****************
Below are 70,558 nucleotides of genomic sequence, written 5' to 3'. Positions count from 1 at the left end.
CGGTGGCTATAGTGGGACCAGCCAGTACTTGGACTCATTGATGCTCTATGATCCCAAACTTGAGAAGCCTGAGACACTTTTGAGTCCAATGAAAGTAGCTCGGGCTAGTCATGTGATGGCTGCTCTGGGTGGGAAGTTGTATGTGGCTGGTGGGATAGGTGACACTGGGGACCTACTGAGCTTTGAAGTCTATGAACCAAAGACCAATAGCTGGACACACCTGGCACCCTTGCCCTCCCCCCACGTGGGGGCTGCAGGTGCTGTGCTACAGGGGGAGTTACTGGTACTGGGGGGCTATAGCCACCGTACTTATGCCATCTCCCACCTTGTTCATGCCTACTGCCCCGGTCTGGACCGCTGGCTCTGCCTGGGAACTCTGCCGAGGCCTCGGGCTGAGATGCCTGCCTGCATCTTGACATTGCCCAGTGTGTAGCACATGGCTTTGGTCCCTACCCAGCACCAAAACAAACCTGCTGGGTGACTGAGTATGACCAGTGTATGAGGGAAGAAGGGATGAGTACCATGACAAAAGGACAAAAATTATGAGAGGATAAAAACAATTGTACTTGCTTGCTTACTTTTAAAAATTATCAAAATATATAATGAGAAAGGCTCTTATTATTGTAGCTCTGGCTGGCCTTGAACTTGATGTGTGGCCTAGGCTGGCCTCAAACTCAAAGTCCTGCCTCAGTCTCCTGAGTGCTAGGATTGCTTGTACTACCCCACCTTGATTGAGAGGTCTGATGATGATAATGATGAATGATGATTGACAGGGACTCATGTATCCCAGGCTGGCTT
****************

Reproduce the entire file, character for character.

Below are 70,558 nucleotides of genomic sequence, written 5' to 3'. Positions count from 1 at the left end.
CGGTGGCTATAGTGGGACCAGCCAGTACTTGGACTCATTGATGCTCTATGATCCCAAACTTGAGAAGCCTGAGACACTTTTGAGTCCAATGAAAGTAGCTCGGGCTAGTCATGTGATGGCTGCTCTGGGTGGGAAGTTGTATGTGGCTGGTGGGATAGGTGACACTGGGGACCTACTGAGCTTTGAAGTCTATGAACCAAAGACCAATAGCTGGACACACCTGGCACCCTTGCCCTCCCCCCACGTGGGGGCTGCAGGTGCTGTGCTACAGGGGGAGTTACTGGTACTGGGGGGCTATAGCCACCGTACTTATGCCATCTCCCACCTTGTTCATGCCTACTGCCCCGGTCTGGACCGCTGGCTCTGCCTGGGAACTCTGCCGAGGCCTCGGGCTGAGATGCCTGCCTGCATCTTGACATTGCCCAGTGTGTAGCACATGGCTTTGGTCCCTACCCAGCACCAAAACAAACCTGCTGGGTGACTGAGTATGACCAGTGTATGAGGGAAGAAGGGATGAGTACCATGACAAAAGGACAAAAATTATGAGAGGATAAAAACAATTGTACTTGCTTGCTTACTTTTAAAAATTATCAAAATATATAATGAGAAAGGCTCTTATTATTGTAGCTCTGGCTGGCCTTGAACTTGATGTGTGGCCTAGGCTGGCCTCAAACTCAAAGTCCTGCCTCAGTCTCCTGAGTGCTAGGATTGCTTGTACTACCCCACCTTGATTGAGAGGTCTGATGATGATAATGATGAATGATGATTGACAGGGACTCATGTATCCCAGGCTGGCTT